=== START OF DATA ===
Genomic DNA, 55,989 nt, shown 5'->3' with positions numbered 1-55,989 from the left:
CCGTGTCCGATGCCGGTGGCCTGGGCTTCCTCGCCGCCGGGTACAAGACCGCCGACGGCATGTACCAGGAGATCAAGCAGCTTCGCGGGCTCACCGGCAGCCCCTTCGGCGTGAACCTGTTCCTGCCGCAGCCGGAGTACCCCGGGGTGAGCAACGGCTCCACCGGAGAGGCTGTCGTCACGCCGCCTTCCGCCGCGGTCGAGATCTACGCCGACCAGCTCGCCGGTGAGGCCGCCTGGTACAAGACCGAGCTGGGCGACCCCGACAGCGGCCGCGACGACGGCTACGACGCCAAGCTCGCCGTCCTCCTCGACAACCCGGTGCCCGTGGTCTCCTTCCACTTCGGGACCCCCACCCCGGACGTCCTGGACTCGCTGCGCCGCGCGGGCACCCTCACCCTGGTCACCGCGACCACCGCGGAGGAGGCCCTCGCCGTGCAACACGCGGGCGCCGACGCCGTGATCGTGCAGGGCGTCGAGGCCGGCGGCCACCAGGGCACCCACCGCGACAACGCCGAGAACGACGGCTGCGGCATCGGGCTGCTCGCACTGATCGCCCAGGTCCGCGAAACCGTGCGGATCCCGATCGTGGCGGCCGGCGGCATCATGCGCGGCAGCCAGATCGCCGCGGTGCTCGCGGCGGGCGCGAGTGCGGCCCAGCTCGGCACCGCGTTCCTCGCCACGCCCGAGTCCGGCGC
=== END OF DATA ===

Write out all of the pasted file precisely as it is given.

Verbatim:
Genomic DNA, 55,989 nt, shown 5'->3' with positions numbered 1-55,989 from the left:
CCGTGTCCGATGCCGGTGGCCTGGGCTTCCTCGCCGCCGGGTACAAGACCGCCGACGGCATGTACCAGGAGATCAAGCAGCTTCGCGGGCTCACCGGCAGCCCCTTCGGCGTGAACCTGTTCCTGCCGCAGCCGGAGTACCCCGGGGTGAGCAACGGCTCCACCGGAGAGGCTGTCGTCACGCCGCCTTCCGCCGCGGTCGAGATCTACGCCGACCAGCTCGCCGGTGAGGCCGCCTGGTACAAGACCGAGCTGGGCGACCCCGACAGCGGCCGCGACGACGGCTACGACGCCAAGCTCGCCGTCCTCCTCGACAACCCGGTGCCCGTGGTCTCCTTCCACTTCGGGACCCCCACCCCGGACGTCCTGGACTCGCTGCGCCGCGCGGGCACCCTCACCCTGGTCACCGCGACCACCGCGGAGGAGGCCCTCGCCGTGCAACACGCGGGCGCCGACGCCGTGATCGTGCAGGGCGTCGAGGCCGGCGGCCACCAGGGCACCCACCGCGACAACGCCGAGAACGACGGCTGCGGCATCGGGCTGCTCGCACTGATCGCCCAGGTCCGCGAAACCGTGCGGATCCCGATCGTGGCGGCCGGCGGCATCATGCGCGGCAGCCAGATCGCCGCGGTGCTCGCGGCGGGCGCGAGTGCGGCCCAGCTCGGCACCGCGTTCCTCGCCACGCCCGAGTCCGGCGC